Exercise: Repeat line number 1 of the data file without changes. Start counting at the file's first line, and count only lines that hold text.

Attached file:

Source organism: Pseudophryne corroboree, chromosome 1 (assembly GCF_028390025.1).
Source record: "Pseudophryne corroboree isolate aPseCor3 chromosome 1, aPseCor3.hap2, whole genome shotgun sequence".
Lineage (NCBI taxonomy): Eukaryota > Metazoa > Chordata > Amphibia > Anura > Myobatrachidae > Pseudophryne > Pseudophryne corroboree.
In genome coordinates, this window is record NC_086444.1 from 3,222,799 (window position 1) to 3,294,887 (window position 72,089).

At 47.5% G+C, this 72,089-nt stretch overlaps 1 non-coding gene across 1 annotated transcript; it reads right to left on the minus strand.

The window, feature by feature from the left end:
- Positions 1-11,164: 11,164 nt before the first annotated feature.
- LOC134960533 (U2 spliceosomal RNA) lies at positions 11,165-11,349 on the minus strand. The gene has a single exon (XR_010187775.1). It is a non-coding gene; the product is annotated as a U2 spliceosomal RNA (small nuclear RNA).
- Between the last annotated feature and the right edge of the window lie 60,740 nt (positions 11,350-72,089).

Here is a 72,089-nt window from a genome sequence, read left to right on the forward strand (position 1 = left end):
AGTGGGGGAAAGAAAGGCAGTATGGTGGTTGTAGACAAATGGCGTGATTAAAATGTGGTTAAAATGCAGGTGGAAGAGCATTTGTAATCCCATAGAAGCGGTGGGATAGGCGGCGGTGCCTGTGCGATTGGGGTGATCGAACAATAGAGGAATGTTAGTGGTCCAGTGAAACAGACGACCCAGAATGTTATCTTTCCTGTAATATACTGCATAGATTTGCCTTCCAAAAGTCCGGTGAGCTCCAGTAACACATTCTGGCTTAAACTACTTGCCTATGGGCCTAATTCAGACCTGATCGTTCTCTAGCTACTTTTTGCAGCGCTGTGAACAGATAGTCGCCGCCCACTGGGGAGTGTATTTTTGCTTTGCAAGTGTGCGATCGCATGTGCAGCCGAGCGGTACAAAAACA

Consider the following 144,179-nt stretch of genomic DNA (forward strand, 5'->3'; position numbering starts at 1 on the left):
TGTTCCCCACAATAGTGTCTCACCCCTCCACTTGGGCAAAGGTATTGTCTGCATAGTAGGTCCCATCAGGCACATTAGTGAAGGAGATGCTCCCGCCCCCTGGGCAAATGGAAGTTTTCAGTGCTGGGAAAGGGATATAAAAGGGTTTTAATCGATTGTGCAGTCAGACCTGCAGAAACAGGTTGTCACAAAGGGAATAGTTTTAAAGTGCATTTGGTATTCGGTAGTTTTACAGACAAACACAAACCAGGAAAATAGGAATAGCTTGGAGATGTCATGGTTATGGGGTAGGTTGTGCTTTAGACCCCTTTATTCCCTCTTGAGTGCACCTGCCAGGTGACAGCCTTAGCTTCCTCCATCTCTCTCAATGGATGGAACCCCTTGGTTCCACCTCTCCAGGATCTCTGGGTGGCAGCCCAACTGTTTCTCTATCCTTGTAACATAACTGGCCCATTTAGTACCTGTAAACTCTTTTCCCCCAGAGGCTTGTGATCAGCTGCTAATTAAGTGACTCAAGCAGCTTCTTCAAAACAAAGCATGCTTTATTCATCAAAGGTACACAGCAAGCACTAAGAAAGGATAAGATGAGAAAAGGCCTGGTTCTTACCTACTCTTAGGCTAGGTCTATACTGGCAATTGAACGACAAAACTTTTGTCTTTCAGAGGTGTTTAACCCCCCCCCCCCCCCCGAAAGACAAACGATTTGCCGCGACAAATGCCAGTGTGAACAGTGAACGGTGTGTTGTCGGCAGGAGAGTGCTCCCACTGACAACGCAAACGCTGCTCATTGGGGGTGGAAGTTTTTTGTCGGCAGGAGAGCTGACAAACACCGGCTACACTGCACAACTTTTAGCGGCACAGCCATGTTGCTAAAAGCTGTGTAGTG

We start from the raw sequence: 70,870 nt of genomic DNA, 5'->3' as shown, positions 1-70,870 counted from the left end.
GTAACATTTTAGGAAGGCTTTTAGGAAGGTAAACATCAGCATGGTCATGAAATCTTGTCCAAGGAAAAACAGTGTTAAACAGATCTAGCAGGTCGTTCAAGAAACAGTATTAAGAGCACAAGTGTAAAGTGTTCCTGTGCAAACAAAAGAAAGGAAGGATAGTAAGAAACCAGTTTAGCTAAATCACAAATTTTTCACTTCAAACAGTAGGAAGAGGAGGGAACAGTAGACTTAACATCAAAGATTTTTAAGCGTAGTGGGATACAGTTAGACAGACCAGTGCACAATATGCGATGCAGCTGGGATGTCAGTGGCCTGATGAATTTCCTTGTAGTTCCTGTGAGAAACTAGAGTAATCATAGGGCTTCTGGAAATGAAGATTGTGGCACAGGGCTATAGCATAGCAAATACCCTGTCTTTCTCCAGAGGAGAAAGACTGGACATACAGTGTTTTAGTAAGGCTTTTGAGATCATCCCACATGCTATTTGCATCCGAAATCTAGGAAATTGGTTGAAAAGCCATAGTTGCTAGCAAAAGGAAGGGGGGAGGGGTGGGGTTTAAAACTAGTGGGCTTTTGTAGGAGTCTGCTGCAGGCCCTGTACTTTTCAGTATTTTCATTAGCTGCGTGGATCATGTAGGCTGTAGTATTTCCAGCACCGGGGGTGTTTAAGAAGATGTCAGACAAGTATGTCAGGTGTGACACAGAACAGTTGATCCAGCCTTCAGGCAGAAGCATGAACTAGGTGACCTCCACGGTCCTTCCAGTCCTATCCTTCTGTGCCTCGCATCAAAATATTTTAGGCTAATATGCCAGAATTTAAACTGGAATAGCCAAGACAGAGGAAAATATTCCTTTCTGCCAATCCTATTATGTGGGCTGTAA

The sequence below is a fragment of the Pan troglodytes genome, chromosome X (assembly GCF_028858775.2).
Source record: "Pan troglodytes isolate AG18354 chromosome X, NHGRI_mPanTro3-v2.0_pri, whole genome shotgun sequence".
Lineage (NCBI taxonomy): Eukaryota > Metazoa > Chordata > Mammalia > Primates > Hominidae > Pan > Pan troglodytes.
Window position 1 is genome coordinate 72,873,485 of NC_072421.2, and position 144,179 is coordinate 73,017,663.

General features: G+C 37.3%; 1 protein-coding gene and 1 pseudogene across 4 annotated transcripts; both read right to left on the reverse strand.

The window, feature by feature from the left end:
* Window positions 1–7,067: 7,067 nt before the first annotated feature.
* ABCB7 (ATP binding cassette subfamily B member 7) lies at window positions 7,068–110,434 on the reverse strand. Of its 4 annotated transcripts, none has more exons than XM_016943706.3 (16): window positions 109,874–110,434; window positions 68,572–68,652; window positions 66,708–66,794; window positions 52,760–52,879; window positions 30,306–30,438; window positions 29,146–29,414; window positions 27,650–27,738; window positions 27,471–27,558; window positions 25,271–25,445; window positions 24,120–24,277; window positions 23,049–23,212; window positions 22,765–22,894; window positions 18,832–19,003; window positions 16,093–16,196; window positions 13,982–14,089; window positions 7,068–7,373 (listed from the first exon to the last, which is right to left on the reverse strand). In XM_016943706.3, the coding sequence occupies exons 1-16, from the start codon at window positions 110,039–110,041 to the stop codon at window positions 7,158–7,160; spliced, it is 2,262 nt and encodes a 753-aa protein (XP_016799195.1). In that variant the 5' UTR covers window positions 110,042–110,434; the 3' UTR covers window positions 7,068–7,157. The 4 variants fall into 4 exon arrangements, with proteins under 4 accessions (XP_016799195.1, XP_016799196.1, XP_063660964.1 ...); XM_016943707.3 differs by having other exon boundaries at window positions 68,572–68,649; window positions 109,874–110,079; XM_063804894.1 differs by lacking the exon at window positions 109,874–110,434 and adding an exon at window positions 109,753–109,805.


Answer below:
Source organism: Pseudophryne corroboree, chromosome 1 (assembly GCF_028390025.1).